Since the 13th century, when tea was first brought to Japan from China by the monk Eisai, it has evolved into an integral part of Japanese culture. During the Muromachi period (1336-1573), a monk called Muratajukou introduced the concept of spirituality into the tea ceremony. Before this era, the tea ceremony was lavish and luxurious, but this new concept of “wabi-cha” by the tea master Sen no Rikyu, involved being grateful for things without extravagance.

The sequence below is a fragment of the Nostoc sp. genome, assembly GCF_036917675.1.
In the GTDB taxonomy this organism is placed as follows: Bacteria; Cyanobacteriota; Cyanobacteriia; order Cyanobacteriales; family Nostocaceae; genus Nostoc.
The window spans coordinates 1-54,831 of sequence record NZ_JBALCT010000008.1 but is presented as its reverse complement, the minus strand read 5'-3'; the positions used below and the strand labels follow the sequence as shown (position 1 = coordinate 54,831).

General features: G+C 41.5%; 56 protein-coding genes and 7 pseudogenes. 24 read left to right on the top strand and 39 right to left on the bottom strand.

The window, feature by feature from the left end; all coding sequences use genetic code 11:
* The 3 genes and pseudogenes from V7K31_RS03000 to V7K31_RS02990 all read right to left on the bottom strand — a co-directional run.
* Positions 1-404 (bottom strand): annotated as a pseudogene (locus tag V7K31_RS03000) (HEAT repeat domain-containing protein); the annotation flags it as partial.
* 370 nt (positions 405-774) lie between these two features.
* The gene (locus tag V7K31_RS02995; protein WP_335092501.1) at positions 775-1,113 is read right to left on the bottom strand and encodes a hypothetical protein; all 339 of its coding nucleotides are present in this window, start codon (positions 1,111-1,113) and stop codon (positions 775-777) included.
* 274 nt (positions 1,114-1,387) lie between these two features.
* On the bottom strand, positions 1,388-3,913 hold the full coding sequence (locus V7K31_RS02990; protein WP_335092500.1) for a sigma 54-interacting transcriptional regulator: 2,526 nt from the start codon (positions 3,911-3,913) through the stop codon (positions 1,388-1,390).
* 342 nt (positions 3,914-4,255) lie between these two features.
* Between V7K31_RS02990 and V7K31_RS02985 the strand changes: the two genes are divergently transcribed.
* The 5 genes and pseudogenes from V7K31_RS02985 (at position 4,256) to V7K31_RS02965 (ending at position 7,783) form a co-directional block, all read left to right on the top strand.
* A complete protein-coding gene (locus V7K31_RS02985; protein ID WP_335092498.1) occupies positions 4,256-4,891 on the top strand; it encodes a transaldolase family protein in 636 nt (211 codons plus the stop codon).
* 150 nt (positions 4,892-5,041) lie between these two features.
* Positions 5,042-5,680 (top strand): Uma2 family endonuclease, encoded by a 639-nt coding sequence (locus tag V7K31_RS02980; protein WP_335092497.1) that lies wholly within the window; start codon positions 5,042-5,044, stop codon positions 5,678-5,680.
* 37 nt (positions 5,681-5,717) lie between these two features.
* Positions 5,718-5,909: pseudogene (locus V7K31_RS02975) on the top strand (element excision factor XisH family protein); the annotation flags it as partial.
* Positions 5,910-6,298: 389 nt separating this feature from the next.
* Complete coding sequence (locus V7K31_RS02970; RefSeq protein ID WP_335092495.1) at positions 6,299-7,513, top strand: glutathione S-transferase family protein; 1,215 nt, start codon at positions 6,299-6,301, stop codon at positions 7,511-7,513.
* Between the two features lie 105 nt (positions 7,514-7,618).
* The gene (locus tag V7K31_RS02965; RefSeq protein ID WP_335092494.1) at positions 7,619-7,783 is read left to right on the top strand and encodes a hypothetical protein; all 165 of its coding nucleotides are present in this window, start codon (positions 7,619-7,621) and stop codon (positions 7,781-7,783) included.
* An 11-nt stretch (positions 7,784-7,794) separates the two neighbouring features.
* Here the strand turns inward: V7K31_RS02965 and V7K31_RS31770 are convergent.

The idea of finding beauty in rustic simplicity led to a shift in tea rooms, tea utensils, and incorporating “wabi-sabi” into the tea ceremony; emphasizing acceptance of what is, staying present in the moment, and appreciating the transient stages of life. The simplicity of the Japanese ceremony is still valued today. Without distraction, the tea may be enjoyed mindfully, in the purest way.